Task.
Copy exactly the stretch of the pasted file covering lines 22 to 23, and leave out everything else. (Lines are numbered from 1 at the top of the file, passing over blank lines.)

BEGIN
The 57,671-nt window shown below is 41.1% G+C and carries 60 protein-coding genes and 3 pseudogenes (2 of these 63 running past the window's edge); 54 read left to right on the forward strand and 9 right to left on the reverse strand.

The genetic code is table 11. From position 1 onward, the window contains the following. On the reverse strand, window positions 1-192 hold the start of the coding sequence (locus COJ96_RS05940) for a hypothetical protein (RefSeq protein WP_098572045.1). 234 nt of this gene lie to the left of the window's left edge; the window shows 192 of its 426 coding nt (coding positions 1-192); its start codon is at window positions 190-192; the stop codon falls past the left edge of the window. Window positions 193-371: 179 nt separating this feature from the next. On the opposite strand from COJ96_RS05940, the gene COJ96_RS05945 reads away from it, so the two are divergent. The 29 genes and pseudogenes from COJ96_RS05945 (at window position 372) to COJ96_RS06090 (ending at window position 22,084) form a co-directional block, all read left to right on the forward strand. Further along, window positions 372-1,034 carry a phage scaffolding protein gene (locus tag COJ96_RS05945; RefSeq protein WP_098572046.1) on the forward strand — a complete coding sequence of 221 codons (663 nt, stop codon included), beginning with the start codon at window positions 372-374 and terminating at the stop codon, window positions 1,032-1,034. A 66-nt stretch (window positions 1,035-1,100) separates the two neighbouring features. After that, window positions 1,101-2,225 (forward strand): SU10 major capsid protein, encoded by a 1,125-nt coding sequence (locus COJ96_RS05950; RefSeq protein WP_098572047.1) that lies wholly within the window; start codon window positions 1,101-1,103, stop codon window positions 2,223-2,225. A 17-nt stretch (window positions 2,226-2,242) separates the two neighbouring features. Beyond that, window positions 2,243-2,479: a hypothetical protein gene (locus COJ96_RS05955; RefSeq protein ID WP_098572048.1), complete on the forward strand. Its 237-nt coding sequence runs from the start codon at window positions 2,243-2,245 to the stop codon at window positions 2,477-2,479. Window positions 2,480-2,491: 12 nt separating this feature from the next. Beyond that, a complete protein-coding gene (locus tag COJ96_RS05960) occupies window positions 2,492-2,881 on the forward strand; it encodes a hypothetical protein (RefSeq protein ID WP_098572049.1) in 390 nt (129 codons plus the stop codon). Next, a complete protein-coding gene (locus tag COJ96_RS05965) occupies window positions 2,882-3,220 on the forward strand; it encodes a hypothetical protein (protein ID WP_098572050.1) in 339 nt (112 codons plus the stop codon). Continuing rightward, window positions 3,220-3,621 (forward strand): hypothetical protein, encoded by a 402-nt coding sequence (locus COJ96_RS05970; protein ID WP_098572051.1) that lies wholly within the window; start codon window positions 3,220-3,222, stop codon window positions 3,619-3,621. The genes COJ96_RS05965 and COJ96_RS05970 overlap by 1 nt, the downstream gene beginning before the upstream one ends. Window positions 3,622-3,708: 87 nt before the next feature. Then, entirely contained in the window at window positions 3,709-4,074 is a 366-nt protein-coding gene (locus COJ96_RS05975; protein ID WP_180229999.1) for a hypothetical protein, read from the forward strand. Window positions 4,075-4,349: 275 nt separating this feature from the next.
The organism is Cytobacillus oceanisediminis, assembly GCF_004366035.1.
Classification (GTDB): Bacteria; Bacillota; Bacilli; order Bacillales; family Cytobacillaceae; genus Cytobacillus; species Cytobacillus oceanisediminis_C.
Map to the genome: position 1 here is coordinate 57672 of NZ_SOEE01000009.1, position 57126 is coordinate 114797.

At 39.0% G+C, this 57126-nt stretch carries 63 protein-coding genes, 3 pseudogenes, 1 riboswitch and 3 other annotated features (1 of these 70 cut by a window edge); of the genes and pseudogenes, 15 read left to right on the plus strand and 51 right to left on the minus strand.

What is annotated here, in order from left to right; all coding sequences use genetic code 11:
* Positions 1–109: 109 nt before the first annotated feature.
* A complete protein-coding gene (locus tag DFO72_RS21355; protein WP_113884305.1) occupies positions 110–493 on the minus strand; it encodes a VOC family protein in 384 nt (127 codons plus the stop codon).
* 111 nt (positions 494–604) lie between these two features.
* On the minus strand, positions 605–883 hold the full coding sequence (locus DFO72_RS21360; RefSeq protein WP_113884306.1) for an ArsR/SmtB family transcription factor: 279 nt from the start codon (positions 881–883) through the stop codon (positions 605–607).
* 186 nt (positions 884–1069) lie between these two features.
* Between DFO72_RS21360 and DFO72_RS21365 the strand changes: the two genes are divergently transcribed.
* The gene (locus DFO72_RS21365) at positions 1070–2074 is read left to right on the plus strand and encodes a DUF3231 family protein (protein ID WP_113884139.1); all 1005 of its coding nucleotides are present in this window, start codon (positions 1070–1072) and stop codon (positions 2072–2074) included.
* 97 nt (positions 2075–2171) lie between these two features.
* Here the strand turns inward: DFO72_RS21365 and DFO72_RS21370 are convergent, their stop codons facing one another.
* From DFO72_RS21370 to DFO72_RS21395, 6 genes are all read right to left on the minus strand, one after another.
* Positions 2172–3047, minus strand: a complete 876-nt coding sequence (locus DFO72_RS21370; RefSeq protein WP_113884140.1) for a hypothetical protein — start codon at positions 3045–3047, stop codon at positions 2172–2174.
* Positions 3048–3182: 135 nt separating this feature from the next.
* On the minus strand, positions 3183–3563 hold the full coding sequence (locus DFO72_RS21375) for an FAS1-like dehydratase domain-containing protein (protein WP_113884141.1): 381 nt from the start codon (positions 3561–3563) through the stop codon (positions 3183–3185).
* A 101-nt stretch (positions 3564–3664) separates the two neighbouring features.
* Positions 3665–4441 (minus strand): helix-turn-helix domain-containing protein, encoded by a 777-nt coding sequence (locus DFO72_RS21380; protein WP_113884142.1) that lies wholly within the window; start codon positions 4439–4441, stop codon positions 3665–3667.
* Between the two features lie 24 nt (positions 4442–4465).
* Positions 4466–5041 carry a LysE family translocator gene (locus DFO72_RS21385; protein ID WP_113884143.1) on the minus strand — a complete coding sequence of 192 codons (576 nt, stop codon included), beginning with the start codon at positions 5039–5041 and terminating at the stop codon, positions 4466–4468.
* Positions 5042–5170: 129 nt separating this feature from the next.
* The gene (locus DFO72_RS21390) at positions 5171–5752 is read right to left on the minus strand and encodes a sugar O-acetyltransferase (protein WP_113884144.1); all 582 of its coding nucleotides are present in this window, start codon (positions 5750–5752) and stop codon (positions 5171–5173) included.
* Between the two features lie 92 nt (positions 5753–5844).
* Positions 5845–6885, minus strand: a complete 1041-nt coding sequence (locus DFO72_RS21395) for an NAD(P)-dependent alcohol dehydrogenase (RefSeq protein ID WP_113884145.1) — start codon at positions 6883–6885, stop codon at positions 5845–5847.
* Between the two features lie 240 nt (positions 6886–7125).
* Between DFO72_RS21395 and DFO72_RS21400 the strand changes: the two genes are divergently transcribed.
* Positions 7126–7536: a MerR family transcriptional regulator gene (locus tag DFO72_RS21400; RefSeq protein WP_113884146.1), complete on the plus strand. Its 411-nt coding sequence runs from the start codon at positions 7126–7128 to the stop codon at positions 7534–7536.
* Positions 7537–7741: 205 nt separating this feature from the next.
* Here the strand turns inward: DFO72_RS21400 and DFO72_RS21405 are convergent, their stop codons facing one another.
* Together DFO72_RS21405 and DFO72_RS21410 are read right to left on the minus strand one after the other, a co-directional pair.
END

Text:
* Positions 3665–4441 (minus strand): helix-turn-helix domain-containing protein, encoded by a 777-nt coding sequence (locus DFO72_RS21380; protein WP_113884142.1) that lies wholly within the window; start codon positions 4439–4441, stop codon positions 3665–3667.
* Between the two features lie 24 nt (positions 4442–4465).